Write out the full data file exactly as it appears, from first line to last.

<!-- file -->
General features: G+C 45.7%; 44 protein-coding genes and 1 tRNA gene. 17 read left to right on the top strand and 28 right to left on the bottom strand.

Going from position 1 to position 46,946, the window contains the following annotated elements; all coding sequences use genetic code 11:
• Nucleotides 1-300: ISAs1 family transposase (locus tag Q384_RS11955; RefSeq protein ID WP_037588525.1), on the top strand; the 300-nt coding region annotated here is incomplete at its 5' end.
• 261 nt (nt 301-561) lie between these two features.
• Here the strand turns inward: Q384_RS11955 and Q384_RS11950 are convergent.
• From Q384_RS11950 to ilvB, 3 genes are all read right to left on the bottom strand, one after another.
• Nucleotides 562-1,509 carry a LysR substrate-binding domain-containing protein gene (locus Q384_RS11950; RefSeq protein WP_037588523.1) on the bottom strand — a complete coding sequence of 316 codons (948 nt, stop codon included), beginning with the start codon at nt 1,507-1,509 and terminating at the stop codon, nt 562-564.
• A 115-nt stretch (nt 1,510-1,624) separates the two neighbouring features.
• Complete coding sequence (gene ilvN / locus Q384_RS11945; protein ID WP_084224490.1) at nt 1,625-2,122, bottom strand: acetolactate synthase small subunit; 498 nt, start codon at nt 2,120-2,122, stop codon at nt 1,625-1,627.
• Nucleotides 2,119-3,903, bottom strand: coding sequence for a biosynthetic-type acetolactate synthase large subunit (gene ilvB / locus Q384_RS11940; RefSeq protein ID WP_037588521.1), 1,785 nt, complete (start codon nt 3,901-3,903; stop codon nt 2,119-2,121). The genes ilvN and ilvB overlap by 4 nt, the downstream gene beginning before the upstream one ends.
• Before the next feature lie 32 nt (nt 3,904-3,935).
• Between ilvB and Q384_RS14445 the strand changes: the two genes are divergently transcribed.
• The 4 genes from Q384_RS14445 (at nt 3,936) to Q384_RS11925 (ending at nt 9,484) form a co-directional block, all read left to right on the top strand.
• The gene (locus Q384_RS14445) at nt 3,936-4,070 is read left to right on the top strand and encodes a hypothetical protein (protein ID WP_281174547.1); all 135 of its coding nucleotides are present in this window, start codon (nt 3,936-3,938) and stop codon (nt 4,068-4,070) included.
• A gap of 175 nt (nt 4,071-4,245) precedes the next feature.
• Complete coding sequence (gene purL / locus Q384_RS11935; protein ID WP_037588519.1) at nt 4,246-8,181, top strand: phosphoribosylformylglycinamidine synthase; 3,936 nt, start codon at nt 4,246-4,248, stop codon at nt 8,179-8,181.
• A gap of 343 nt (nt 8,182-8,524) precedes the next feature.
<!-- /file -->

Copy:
General features: G+C 45.7%; 44 protein-coding genes and 1 tRNA gene. 17 read left to right on the top strand and 28 right to left on the bottom strand.

Going from position 1 to position 46,946, the window contains the following annotated elements; all coding sequences use genetic code 11:
• Nucleotides 1-300: ISAs1 family transposase (locus tag Q384_RS11955; RefSeq protein ID WP_037588525.1), on the top strand; the 300-nt coding region annotated here is incomplete at its 5' end.
• 261 nt (nt 301-561) lie between these two features.
• Here the strand turns inward: Q384_RS11955 and Q384_RS11950 are convergent.
• From Q384_RS11950 to ilvB, 3 genes are all read right to left on the bottom strand, one after another.
• Nucleotides 562-1,509 carry a LysR substrate-binding domain-containing protein gene (locus Q384_RS11950; RefSeq protein WP_037588523.1) on the bottom strand — a complete coding sequence of 316 codons (948 nt, stop codon included), beginning with the start codon at nt 1,507-1,509 and terminating at the stop codon, nt 562-564.
• A 115-nt stretch (nt 1,510-1,624) separates the two neighbouring features.
• Complete coding sequence (gene ilvN / locus Q384_RS11945; protein ID WP_084224490.1) at nt 1,625-2,122, bottom strand: acetolactate synthase small subunit; 498 nt, start codon at nt 2,120-2,122, stop codon at nt 1,625-1,627.
• Nucleotides 2,119-3,903, bottom strand: coding sequence for a biosynthetic-type acetolactate synthase large subunit (gene ilvB / locus Q384_RS11940; RefSeq protein ID WP_037588521.1), 1,785 nt, complete (start codon nt 3,901-3,903; stop codon nt 2,119-2,121). The genes ilvN and ilvB overlap by 4 nt, the downstream gene beginning before the upstream one ends.
• Before the next feature lie 32 nt (nt 3,904-3,935).
• Between ilvB and Q384_RS14445 the strand changes: the two genes are divergently transcribed.
• The 4 genes from Q384_RS14445 (at nt 3,936) to Q384_RS11925 (ending at nt 9,484) form a co-directional block, all read left to right on the top strand.
• The gene (locus Q384_RS14445) at nt 3,936-4,070 is read left to right on the top strand and encodes a hypothetical protein (protein ID WP_281174547.1); all 135 of its coding nucleotides are present in this window, start codon (nt 3,936-3,938) and stop codon (nt 4,068-4,070) included.
• A gap of 175 nt (nt 4,071-4,245) precedes the next feature.
• Complete coding sequence (gene purL / locus Q384_RS11935; protein ID WP_037588519.1) at nt 4,246-8,181, top strand: phosphoribosylformylglycinamidine synthase; 3,936 nt, start codon at nt 4,246-4,248, stop codon at nt 8,179-8,181.
• A gap of 343 nt (nt 8,182-8,524) precedes the next feature.